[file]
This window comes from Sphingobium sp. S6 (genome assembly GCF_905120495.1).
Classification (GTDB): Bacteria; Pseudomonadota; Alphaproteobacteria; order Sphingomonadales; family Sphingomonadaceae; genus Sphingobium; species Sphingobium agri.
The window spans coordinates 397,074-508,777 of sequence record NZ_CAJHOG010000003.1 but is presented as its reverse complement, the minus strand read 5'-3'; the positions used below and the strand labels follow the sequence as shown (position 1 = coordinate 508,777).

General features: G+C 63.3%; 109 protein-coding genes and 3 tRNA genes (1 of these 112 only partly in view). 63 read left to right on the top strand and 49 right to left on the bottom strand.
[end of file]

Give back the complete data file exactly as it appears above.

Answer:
This window comes from Sphingobium sp. S6 (genome assembly GCF_905120495.1).
Classification (GTDB): Bacteria; Pseudomonadota; Alphaproteobacteria; order Sphingomonadales; family Sphingomonadaceae; genus Sphingobium; species Sphingobium agri.
The window spans coordinates 397,074-508,777 of sequence record NZ_CAJHOG010000003.1 but is presented as its reverse complement, the minus strand read 5'-3'; the positions used below and the strand labels follow the sequence as shown (position 1 = coordinate 508,777).

General features: G+C 63.3%; 109 protein-coding genes and 3 tRNA genes (1 of these 112 only partly in view). 63 read left to right on the top strand and 49 right to left on the bottom strand.